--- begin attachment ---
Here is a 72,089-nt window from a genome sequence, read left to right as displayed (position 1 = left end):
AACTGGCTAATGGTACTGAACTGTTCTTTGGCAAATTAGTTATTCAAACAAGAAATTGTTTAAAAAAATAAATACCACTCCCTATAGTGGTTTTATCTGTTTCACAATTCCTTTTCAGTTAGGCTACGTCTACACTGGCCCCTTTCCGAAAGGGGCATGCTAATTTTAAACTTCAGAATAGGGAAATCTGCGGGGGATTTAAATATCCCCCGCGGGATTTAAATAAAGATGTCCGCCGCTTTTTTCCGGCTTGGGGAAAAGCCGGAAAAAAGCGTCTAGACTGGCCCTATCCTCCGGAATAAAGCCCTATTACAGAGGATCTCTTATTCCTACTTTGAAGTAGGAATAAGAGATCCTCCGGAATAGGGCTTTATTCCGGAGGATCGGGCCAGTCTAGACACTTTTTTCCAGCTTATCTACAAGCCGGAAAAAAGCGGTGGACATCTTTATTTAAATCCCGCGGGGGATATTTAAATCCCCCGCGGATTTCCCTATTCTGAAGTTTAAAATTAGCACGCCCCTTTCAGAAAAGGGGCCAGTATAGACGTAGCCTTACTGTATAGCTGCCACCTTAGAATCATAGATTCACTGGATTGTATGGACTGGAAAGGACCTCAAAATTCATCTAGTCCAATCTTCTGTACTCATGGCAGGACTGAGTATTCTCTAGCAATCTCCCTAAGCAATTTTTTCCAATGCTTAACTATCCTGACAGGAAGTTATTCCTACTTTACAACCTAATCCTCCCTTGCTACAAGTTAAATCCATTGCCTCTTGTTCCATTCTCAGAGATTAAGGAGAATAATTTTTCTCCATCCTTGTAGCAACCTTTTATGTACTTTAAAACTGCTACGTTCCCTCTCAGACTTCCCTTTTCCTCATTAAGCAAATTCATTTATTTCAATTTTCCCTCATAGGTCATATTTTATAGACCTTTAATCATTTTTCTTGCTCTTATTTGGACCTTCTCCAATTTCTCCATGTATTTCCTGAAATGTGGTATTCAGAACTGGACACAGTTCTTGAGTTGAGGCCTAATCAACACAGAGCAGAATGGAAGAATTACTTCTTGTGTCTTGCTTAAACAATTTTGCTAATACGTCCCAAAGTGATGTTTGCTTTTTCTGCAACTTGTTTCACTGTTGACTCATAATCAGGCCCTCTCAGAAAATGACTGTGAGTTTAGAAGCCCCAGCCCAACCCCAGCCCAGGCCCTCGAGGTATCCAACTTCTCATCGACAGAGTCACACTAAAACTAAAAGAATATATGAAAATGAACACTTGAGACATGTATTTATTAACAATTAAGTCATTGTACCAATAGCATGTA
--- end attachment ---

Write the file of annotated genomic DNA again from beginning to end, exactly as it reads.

Here is a 72,089-nt window from a genome sequence, read left to right as displayed (position 1 = left end):
AACTGGCTAATGGTACTGAACTGTTCTTTGGCAAATTAGTTATTCAAACAAGAAATTGTTTAAAAAAATAAATACCACTCCCTATAGTGGTTTTATCTGTTTCACAATTCCTTTTCAGTTAGGCTACGTCTACACTGGCCCCTTTCCGAAAGGGGCATGCTAATTTTAAACTTCAGAATAGGGAAATCTGCGGGGGATTTAAATATCCCCCGCGGGATTTAAATAAAGATGTCCGCCGCTTTTTTCCGGCTTGGGGAAAAGCCGGAAAAAAGCGTCTAGACTGGCCCTATCCTCCGGAATAAAGCCCTATTACAGAGGATCTCTTATTCCTACTTTGAAGTAGGAATAAGAGATCCTCCGGAATAGGGCTTTATTCCGGAGGATCGGGCCAGTCTAGACACTTTTTTCCAGCTTATCTACAAGCCGGAAAAAAGCGGTGGACATCTTTATTTAAATCCCGCGGGGGATATTTAAATCCCCCGCGGATTTCCCTATTCTGAAGTTTAAAATTAGCACGCCCCTTTCAGAAAAGGGGCCAGTATAGACGTAGCCTTACTGTATAGCTGCCACCTTAGAATCATAGATTCACTGGATTGTATGGACTGGAAAGGACCTCAAAATTCATCTAGTCCAATCTTCTGTACTCATGGCAGGACTGAGTATTCTCTAGCAATCTCCCTAAGCAATTTTTTCCAATGCTTAACTATCCTGACAGGAAGTTATTCCTACTTTACAACCTAATCCTCCCTTGCTACAAGTTAAATCCATTGCCTCTTGTTCCATTCTCAGAGATTAAGGAGAATAATTTTTCTCCATCCTTGTAGCAACCTTTTATGTACTTTAAAACTGCTACGTTCCCTCTCAGACTTCCCTTTTCCTCATTAAGCAAATTCATTTATTTCAATTTTCCCTCATAGGTCATATTTTATAGACCTTTAATCATTTTTCTTGCTCTTATTTGGACCTTCTCCAATTTCTCCATGTATTTCCTGAAATGTGGTATTCAGAACTGGACACAGTTCTTGAGTTGAGGCCTAATCAACACAGAGCAGAATGGAAGAATTACTTCTTGTGTCTTGCTTAAACAATTTTGCTAATACGTCCCAAAGTGATGTTTGCTTTTTCTGCAACTTGTTTCACTGTTGACTCATAATCAGGCCCTCTCAGAAAATGACTGTGAGTTTAGAAGCCCCAGCCCAACCCCAGCCCAGGCCCTCGAGGTATCCAACTTCTCATCGACAGAGTCACACTAAAACTAAAAGAATATATGAAAATGAACACTTGAGACATGTATTTATTAACAATTAAGTCATTGTACCAATAGCATGTA